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B cells and HSV-specific antibodies respond to HSV-2 reactivation in skin

By Emily S. Ford, Anton M. Sholukh, RuthMabel Boytz, Savanna S Carmack, Alexis Klock, Khamsone Phasouk, Jason Shao, Raabya Rossenkhan, Paul T Edlefsen, Tao Peng, Christine Johnston, Anna Wald, Jia Zhu, Lawrence Corey

Posted 08 Jul 2020
bioRxiv DOI: 10.1101/2020.07.08.192542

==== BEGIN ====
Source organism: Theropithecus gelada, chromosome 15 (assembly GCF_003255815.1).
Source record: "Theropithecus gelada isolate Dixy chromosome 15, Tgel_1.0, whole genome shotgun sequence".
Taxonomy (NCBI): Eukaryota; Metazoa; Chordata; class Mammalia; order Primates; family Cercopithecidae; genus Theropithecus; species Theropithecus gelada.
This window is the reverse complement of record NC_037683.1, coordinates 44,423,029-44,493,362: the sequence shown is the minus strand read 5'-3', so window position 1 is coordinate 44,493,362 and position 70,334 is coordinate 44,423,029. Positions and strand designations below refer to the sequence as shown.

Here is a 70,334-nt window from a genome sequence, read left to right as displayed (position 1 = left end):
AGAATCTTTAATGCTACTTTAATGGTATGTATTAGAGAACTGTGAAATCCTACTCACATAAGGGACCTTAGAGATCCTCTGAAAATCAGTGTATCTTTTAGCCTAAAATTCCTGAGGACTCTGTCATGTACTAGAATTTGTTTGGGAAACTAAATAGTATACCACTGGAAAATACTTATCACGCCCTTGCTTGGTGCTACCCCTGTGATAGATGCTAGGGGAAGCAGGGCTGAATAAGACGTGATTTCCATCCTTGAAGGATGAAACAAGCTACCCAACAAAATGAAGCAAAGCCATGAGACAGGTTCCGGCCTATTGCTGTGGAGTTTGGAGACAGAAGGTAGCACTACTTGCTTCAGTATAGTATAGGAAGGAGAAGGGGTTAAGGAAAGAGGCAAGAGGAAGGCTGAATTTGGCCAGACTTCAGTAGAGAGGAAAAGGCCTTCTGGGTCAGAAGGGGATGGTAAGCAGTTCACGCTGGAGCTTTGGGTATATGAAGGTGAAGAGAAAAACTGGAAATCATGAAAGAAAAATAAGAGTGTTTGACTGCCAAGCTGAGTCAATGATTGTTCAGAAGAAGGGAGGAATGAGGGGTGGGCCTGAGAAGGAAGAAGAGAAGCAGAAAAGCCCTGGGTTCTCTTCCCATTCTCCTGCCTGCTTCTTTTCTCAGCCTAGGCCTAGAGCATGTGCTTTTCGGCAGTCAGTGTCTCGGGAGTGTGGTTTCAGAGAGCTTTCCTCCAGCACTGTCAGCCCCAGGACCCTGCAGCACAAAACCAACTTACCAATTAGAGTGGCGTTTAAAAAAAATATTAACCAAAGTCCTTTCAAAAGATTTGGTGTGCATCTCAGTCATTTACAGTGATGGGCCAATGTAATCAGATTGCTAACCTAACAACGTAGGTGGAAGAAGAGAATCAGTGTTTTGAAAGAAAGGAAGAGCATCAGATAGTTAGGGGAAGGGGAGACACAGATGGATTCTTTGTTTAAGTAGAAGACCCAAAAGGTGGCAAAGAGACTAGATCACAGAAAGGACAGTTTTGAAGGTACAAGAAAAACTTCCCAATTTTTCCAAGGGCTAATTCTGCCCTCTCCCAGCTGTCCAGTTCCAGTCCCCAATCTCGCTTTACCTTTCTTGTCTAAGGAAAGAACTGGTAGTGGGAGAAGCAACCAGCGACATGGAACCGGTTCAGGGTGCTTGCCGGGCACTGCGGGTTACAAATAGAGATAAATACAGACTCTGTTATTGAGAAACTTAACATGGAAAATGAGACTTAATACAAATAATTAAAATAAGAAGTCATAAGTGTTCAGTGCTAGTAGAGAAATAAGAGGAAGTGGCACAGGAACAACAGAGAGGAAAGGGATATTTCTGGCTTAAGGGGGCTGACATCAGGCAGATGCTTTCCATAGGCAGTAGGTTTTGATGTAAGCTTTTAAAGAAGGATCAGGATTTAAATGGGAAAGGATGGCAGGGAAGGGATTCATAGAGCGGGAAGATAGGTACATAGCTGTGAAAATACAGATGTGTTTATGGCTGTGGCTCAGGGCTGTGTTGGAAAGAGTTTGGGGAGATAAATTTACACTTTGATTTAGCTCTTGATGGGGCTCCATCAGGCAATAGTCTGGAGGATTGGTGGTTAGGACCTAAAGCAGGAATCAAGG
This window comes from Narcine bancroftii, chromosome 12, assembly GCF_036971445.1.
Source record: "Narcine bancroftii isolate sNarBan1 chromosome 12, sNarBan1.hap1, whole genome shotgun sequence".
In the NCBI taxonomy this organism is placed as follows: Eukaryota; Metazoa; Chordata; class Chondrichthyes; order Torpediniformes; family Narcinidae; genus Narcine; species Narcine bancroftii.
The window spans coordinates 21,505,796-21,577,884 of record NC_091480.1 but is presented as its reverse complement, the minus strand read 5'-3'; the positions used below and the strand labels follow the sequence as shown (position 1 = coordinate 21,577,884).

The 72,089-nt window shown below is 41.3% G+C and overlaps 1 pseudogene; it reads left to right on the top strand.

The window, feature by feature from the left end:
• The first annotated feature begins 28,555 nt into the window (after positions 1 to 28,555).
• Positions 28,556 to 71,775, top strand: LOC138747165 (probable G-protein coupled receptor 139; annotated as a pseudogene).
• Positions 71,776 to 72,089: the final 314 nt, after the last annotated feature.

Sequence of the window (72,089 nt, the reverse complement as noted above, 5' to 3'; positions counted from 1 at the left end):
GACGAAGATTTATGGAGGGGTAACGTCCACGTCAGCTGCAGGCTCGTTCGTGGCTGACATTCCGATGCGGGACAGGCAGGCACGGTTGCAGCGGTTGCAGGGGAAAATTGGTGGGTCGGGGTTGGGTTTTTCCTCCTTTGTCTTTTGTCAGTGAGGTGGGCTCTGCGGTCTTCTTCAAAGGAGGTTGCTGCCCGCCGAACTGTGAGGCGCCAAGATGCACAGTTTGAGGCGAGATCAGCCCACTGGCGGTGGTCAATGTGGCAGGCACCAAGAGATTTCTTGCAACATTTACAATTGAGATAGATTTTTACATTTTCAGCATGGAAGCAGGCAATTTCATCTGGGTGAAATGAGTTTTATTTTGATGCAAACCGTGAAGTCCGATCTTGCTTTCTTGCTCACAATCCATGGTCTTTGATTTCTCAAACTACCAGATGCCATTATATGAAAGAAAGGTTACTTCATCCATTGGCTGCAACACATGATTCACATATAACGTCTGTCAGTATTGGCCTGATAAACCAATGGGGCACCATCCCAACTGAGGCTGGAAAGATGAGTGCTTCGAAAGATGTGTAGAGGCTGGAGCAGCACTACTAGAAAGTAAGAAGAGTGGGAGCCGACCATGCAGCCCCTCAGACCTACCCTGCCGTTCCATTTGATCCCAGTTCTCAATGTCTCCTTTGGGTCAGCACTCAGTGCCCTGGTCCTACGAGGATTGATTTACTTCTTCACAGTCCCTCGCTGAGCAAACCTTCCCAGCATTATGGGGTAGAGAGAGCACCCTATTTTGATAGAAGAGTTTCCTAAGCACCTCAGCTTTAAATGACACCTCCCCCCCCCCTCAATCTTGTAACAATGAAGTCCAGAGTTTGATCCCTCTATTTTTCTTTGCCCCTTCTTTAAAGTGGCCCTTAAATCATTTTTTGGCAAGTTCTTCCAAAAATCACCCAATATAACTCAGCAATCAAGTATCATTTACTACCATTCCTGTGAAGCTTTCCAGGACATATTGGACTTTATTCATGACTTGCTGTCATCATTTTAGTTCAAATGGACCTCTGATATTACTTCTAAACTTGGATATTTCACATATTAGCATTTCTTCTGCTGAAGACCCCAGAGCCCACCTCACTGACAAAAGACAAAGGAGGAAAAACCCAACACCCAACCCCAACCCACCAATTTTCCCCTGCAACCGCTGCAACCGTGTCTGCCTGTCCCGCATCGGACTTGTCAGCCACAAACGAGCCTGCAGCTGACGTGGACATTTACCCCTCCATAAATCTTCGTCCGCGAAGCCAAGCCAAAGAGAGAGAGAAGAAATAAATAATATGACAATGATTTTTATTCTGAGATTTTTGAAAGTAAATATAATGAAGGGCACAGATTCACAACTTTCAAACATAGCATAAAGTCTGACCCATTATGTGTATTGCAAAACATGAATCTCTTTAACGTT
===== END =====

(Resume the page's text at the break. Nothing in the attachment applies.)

Tissue-based T cells increasingly have been shown to be important effectors in the control and prevention of mucosal viral infections, less is known about tissue-based B cells. We demonstrate that B cells and antibody-secreting cells (ASCs) are present in skin biopsies of persons with symptomatic HSV-2 reactivation. CD20+ B cells are observed in inflammatory infiltrates at greatest density at the time of symptomatic reactivation; HSV-2-specific antibodies to HSV-2 surface antigens are also detected. The concentrations of HSV-2-specific antibodies in tissue biopsies vary over the course of HSV-2 reactivation and healing, unlike serum where concentrations remain static over time. B cells and HSV-specific antibody were rarely present in biopsies of unaffected skin. Investigation of serial biopsies over the course of lesion healing suggests that B cells follow a more migratory than resident pattern of infiltration in HSV-affected genital skin, in contrast to T cells. Together, these observations may suggest a functional and distinct role of tissue-based B cells in the local immune response to HSV-2. ### Competing Interest Statement The authors have declared no competing interest.

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